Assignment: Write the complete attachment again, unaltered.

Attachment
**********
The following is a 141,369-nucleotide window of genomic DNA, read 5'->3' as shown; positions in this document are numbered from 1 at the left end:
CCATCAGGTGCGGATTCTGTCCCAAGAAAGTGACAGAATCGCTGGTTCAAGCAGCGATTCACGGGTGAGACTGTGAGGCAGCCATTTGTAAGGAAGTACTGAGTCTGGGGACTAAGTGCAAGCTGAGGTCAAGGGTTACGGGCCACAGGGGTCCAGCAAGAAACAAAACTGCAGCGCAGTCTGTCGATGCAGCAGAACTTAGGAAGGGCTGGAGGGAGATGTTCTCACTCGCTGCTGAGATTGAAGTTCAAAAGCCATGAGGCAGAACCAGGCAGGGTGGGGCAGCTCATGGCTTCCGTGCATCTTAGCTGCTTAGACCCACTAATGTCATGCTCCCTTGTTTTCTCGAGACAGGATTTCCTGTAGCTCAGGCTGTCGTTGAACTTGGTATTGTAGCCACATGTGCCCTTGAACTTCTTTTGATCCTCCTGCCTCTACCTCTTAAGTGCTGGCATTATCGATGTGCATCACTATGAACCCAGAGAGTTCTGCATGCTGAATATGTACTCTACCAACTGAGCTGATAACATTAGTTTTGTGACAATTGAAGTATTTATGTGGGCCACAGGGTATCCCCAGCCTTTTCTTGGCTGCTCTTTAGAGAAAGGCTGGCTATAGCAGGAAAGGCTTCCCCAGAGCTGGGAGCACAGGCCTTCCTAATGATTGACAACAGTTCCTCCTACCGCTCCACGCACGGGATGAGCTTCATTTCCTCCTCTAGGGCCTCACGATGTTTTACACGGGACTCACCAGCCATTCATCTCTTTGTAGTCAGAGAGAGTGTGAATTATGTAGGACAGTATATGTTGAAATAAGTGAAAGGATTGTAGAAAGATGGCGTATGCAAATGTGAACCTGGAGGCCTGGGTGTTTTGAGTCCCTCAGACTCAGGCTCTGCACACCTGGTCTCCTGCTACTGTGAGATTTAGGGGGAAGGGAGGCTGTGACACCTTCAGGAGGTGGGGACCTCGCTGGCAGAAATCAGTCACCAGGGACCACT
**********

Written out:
The following is a 141,369-nucleotide window of genomic DNA, read 5'->3' as shown; positions in this document are numbered from 1 at the left end:
CCATCAGGTGCGGATTCTGTCCCAAGAAAGTGACAGAATCGCTGGTTCAAGCAGCGATTCACGGGTGAGACTGTGAGGCAGCCATTTGTAAGGAAGTACTGAGTCTGGGGACTAAGTGCAAGCTGAGGTCAAGGGTTACGGGCCACAGGGGTCCAGCAAGAAACAAAACTGCAGCGCAGTCTGTCGATGCAGCAGAACTTAGGAAGGGCTGGAGGGAGATGTTCTCACTCGCTGCTGAGATTGAAGTTCAAAAGCCATGAGGCAGAACCAGGCAGGGTGGGGCAGCTCATGGCTTCCGTGCATCTTAGCTGCTTAGACCCACTAATGTCATGCTCCCTTGTTTTCTCGAGACAGGATTTCCTGTAGCTCAGGCTGTCGTTGAACTTGGTATTGTAGCCACATGTGCCCTTGAACTTCTTTTGATCCTCCTGCCTCTACCTCTTAAGTGCTGGCATTATCGATGTGCATCACTATGAACCCAGAGAGTTCTGCATGCTGAATATGTACTCTACCAACTGAGCTGATAACATTAGTTTTGTGACAATTGAAGTATTTATGTGGGCCACAGGGTATCCCCAGCCTTTTCTTGGCTGCTCTTTAGAGAAAGGCTGGCTATAGCAGGAAAGGCTTCCCCAGAGCTGGGAGCACAGGCCTTCCTAATGATTGACAACAGTTCCTCCTACCGCTCCACGCACGGGATGAGCTTCATTTCCTCCTCTAGGGCCTCACGATGTTTTACACGGGACTCACCAGCCATTCATCTCTTTGTAGTCAGAGAGAGTGTGAATTATGTAGGACAGTATATGTTGAAATAAGTGAAAGGATTGTAGAAAGATGGCGTATGCAAATGTGAACCTGGAGGCCTGGGTGTTTTGAGTCCCTCAGACTCAGGCTCTGCACACCTGGTCTCCTGCTACTGTGAGATTTAGGGGGAAGGGAGGCTGTGACACCTTCAGGAGGTGGGGACCTCGCTGGCAGAAATCAGTCACCAGGGACCACT